Zuma’s state of the nation address: nothing but farce and fisticuffs
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ByRoger SouthallProfessor of Sociology, University of the Witwatersrand. This article was originally published on The Conversation. Read the original article. The views expressed in this commentary are solely those of the writer. AfricaOracle is showcasing the work of The Conversation, a collaboration between journalists and academics to provide news analysis and commentary. The content is produced solely by The Conversation."
Over the last three years the annual State of the Nation address in South Africa has become embarrassing. First the citizens of the country tune into the usual punch-up between the opposition Economic Freedom Fighters EFF and parliamentary security. Then, with the light entertainment over, they have to sit through President Jacob Zuma droning his way through a speech, punctuated by giggles, which rarely offers little beyond what people already know.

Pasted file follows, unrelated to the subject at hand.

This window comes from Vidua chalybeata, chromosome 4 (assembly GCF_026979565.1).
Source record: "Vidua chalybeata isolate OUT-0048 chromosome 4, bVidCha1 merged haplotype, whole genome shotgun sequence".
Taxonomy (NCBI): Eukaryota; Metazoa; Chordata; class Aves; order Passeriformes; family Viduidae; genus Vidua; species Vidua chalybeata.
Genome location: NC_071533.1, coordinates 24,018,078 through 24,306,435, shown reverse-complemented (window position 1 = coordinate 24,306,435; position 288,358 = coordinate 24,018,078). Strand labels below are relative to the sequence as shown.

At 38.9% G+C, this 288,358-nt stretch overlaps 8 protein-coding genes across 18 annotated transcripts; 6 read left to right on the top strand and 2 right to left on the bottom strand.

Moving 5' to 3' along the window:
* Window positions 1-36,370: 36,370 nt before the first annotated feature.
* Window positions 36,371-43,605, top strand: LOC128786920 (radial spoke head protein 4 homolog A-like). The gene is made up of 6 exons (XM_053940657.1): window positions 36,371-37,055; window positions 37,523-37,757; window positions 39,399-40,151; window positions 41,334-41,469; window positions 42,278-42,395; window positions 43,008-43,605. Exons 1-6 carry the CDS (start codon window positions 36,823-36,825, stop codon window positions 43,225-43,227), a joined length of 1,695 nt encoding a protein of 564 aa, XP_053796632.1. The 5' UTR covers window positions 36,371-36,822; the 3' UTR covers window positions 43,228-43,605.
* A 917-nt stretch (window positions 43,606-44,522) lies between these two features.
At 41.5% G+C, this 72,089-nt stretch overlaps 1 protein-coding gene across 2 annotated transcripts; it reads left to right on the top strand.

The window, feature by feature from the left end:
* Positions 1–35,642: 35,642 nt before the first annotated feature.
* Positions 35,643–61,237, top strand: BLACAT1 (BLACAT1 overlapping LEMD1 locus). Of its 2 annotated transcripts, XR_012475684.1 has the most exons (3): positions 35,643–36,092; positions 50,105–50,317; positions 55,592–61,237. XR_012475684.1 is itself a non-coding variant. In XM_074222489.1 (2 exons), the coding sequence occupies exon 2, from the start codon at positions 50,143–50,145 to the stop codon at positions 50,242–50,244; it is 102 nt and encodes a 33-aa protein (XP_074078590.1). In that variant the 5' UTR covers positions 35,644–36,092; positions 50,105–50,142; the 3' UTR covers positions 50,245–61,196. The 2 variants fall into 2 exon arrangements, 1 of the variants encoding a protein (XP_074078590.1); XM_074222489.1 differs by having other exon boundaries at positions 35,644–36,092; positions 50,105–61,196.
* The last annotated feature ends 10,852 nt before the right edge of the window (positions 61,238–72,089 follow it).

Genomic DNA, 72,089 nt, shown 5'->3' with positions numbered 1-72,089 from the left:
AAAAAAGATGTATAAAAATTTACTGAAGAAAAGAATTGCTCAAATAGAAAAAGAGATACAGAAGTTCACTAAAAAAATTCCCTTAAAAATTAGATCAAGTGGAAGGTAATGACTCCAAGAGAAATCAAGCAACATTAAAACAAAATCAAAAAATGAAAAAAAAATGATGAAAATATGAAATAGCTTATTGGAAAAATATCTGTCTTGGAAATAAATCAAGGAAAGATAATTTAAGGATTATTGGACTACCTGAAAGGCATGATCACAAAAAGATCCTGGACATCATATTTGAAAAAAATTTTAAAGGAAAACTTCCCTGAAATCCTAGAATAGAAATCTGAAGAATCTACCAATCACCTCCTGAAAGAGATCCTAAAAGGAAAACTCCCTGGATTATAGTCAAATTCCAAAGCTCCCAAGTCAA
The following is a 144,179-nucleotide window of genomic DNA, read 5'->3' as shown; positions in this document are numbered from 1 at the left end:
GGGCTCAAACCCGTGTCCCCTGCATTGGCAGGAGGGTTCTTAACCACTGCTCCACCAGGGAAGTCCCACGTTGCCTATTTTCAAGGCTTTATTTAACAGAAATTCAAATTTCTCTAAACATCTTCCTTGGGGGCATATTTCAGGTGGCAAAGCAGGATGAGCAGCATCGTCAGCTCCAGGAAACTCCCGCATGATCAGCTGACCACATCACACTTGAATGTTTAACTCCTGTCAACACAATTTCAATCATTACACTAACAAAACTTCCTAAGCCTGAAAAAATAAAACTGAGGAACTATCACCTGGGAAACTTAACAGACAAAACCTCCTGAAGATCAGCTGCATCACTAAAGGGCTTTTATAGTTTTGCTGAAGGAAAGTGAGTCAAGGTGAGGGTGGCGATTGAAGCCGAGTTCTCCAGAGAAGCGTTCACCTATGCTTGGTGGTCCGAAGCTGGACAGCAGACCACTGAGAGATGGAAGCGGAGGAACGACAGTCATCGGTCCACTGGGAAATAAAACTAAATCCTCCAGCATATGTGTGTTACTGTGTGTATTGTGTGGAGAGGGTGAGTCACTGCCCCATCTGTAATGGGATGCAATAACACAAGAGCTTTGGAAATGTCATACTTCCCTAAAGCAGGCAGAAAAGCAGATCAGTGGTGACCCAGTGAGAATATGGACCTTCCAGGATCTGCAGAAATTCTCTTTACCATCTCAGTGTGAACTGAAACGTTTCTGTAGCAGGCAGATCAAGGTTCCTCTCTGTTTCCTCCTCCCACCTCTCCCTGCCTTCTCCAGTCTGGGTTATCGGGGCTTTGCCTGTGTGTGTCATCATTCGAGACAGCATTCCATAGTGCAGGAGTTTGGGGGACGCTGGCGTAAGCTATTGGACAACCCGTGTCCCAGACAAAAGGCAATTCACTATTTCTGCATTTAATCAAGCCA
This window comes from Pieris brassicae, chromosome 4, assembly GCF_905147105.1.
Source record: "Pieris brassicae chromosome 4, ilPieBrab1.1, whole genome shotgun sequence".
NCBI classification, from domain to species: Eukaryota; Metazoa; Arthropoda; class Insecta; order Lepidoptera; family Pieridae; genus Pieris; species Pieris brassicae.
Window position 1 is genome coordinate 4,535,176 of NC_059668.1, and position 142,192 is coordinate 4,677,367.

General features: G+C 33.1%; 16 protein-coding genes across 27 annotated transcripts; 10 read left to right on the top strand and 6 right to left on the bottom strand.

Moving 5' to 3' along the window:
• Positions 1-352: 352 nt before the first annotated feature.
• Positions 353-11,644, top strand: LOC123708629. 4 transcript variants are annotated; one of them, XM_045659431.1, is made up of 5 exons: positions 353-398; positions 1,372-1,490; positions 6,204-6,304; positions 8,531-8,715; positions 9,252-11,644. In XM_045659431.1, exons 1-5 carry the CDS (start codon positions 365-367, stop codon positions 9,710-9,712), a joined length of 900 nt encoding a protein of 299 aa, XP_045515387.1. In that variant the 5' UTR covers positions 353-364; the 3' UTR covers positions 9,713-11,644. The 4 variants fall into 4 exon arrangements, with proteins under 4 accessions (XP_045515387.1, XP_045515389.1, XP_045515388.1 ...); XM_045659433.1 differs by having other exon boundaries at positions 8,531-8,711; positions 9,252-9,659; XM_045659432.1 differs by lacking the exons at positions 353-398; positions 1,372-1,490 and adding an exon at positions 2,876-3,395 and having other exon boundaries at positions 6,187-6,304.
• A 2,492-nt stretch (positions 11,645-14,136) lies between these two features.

Then, if they don’t want to suffer through interminable talking heads, they potter off to bed. Instead of being a dignified showpiece of South African democracy, it’s all become a bit ridiculous.
There is certainly a bright side to the annual contretemps. The EFF, with the main opposition Democratic Alliance (DA) increasingly in hot pursuit, has chosen the opportunity to expose President Zuma for what he is.
EFF MP Mbuyeseni Ndlozi summed him up nicely when he called him a “constitutional delinquent”. The fundamental point that the EFF has been making, again and again, is that Zuma has been in breach of the constitution, that he is not fit to be president, and that the governing African National Congress should have removed him from office. Good for them.